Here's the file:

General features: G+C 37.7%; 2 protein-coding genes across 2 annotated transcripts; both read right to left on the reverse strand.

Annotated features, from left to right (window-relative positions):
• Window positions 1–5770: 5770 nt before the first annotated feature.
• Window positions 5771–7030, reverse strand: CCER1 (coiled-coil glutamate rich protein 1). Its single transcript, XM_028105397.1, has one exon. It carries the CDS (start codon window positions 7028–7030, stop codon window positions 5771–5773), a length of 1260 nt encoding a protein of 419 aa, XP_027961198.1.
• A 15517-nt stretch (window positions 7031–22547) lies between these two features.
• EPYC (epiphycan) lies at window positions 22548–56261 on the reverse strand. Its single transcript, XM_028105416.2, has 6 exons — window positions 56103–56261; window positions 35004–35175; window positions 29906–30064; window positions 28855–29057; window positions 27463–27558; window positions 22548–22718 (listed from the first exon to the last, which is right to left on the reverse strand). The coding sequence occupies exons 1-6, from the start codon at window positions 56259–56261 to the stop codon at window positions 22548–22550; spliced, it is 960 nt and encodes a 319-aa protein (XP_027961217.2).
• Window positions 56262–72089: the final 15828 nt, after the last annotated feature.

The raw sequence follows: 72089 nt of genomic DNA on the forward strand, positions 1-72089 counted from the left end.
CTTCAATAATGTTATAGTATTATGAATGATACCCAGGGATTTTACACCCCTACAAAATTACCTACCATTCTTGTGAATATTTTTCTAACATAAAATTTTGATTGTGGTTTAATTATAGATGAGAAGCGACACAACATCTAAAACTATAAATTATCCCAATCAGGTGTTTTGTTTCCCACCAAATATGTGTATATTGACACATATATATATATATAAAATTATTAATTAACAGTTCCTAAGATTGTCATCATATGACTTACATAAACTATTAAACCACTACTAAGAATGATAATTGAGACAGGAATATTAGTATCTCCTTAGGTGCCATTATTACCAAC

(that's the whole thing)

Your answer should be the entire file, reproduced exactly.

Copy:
General features: G+C 37.7%; 2 protein-coding genes across 2 annotated transcripts; both read right to left on the reverse strand.

Annotated features, from left to right (window-relative positions):
• Window positions 1–5770: 5770 nt before the first annotated feature.
• Window positions 5771–7030, reverse strand: CCER1 (coiled-coil glutamate rich protein 1). Its single transcript, XM_028105397.1, has one exon. It carries the CDS (start codon window positions 7028–7030, stop codon window positions 5771–5773), a length of 1260 nt encoding a protein of 419 aa, XP_027961198.1.
• A 15517-nt stretch (window positions 7031–22547) lies between these two features.
• EPYC (epiphycan) lies at window positions 22548–56261 on the reverse strand. Its single transcript, XM_028105416.2, has 6 exons — window positions 56103–56261; window positions 35004–35175; window positions 29906–30064; window positions 28855–29057; window positions 27463–27558; window positions 22548–22718 (listed from the first exon to the last, which is right to left on the reverse strand). The coding sequence occupies exons 1-6, from the start codon at window positions 56259–56261 to the stop codon at window positions 22548–22550; spliced, it is 960 nt and encodes a 319-aa protein (XP_027961217.2).
• Window positions 56262–72089: the final 15828 nt, after the last annotated feature.

The raw sequence follows: 72089 nt of genomic DNA on the forward strand, positions 1-72089 counted from the left end.
CTTCAATAATGTTATAGTATTATGAATGATACCCAGGGATTTTACACCCCTACAAAATTACCTACCATTCTTGTGAATATTTTTCTAACATAAAATTTTGATTGTGGTTTAATTATAGATGAGAAGCGACACAACATCTAAAACTATAAATTATCCCAATCAGGTGTTTTGTTTCCCACCAAATATGTGTATATTGACACATATATATATATATAAAATTATTAATTAACAGTTCCTAAGATTGTCATCATATGACTTACATAAACTATTAAACCACTACTAAGAATGATAATTGAGACAGGAATATTAGTATCTCCTTAGGTGCCATTATTACCAAC